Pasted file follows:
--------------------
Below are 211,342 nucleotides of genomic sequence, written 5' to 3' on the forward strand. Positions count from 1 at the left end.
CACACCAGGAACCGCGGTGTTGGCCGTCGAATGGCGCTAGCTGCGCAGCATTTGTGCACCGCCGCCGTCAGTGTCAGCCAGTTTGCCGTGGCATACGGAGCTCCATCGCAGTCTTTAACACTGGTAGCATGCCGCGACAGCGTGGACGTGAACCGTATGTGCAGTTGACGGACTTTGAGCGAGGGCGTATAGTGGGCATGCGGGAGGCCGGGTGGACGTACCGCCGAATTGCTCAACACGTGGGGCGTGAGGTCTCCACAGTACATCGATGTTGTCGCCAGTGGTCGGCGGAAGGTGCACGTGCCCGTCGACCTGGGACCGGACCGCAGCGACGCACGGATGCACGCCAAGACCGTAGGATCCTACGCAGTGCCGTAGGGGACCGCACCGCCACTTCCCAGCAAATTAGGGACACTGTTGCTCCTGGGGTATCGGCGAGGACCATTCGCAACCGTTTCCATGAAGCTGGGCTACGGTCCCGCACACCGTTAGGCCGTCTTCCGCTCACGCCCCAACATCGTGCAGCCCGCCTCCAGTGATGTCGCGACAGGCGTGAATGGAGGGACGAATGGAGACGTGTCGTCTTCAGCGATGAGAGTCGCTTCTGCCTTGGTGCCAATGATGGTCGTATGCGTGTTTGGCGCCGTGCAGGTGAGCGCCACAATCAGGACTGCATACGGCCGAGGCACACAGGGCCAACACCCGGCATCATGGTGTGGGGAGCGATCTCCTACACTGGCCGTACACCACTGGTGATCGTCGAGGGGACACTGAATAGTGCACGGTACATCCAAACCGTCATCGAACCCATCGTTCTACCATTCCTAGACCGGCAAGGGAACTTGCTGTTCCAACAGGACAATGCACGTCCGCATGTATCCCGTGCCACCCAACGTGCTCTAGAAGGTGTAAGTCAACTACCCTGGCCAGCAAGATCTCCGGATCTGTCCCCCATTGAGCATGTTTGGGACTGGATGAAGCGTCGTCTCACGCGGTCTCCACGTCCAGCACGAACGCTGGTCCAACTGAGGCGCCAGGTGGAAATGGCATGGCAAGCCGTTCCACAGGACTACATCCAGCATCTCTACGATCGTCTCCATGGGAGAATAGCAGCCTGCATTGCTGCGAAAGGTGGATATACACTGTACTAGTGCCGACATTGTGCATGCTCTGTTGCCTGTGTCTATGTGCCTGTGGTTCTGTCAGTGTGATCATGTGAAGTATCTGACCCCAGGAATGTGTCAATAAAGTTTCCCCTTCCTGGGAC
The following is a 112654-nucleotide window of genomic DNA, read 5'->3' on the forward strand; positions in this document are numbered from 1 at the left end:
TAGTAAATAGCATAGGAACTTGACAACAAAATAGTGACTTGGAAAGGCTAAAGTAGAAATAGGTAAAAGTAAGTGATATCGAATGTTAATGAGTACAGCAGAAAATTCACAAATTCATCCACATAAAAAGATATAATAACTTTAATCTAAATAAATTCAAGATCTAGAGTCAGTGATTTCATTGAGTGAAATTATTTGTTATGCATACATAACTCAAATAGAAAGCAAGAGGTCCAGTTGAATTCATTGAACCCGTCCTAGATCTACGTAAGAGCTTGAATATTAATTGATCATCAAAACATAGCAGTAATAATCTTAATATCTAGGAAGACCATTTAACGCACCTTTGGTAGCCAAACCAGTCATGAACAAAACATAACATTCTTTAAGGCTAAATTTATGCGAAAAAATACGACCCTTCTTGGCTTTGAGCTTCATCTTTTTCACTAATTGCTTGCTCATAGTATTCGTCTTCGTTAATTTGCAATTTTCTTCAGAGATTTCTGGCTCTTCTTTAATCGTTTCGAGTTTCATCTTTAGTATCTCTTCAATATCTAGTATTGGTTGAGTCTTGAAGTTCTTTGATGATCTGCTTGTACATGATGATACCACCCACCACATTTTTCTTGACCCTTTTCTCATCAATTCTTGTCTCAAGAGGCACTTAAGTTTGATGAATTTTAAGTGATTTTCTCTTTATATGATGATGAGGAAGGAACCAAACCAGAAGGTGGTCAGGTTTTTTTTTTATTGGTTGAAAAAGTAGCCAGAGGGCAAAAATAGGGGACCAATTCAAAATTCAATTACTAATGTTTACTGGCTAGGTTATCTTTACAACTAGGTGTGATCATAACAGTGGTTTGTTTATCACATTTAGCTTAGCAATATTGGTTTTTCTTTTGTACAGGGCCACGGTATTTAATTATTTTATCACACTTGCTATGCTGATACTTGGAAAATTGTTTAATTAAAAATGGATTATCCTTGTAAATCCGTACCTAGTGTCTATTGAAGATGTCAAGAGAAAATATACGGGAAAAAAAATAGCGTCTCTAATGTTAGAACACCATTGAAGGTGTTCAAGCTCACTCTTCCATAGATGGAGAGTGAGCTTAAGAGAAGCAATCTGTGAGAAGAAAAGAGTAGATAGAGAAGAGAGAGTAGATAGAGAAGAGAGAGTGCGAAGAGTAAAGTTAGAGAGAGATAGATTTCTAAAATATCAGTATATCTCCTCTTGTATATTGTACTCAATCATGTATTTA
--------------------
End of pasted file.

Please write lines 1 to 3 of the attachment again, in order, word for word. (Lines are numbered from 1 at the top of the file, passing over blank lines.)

Below are 211,342 nucleotides of genomic sequence, written 5' to 3' on the forward strand. Positions count from 1 at the left end.
CACACCAGGAACCGCGGTGTTGGCCGTCGAATGGCGCTAGCTGCGCAGCATTTGTGCACCGCCGCCGTCAGTGTCAGCCAGTTTGCCGTGGCATACGGAGCTCCATCGCAGTCTTTAACACTGGTAGCATGCCGCGACAGCGTGGACGTGAACCGTATGTGCAGTTGACGGACTTTGAGCGAGGGCGTATAGTGGGCATGCGGGAGGCCGGGTGGACGTACCGCCGAATTGCTCAACACGTGGGGCGTGAGGTCTCCACAGTACATCGATGTTGTCGCCAGTGGTCGGCGGAAGGTGCACGTGCCCGTCGACCTGGGACCGGACCGCAGCGACGCACGGATGCACGCCAAGACCGTAGGATCCTACGCAGTGCCGTAGGGGACCGCACCGCCACTTCCCAGCAAATTAGGGACACTGTTGCTCCTGGGGTATCGGCGAGGACCATTCGCAACCGTTTCCATGAAGCTGGGCTACGGTCCCGCACACCGTTAGGCCGTCTTCCGCTCACGCCCCAACATCGTGCAGCCCGCCTCCAGTGATGTCGCGACAGGCGTGAATGGAGGGACGAATGGAGACGTGTCGTCTTCAGCGATGAGAGTCGCTTCTGCCTTGGTGCCAATGATGGTCGTATGCGTGTTTGGCGCCGTGCAGGTGAGCGCCACAATCAGGACTGCATACGGCCGAGGCACACAGGGCCAACACCCGGCATCATGGTGTGGGGAGCGATCTCCTACACTGGCCGTACACCACTGGTGATCGTCGAGGGGACACTGAATAGTGCACGGTACATCCAAACCGTCATCGAACCCATCGTTCTACCATTCCTAGACCGGCAAGGGAACTTGCTGTTCCAACAGGACAATGCACGTCCGCATGTATCCCGTGCCACCCAACGTGCTCTAGAAGGTGTAAGTCAACTACCCTGGCCAGCAAGATCTCCGGATCTGTCCCCCATTGAGCATGTTTGGGACTGGATGAAGCGTCGTCTCACGCGGTCTCCACGTCCAGCACGAACGCTGGTCCAACTGAGGCGCCAGGTGGAAATGGCATGGCAAGCCGTTCCACAGGACTACATCCAGCATCTCTACGATCGTCTCCATGGGAGAATAGCAGCCTGCATTGCTGCGAAAGGTGGATATACACTGTACTAGTGCCGACATTGTGCATGCTCTGTTGCCTGTGTCTATGTGCCTGTGGTTCTGTCAGTGTGATCATGTGAAGTATCTGACCCCAGGAATGTGTCAATAAAGTTTCCCCTTCCTGGGAC
The following is a 112654-nucleotide window of genomic DNA, read 5'->3' on the forward strand; positions in this document are numbered from 1 at the left end: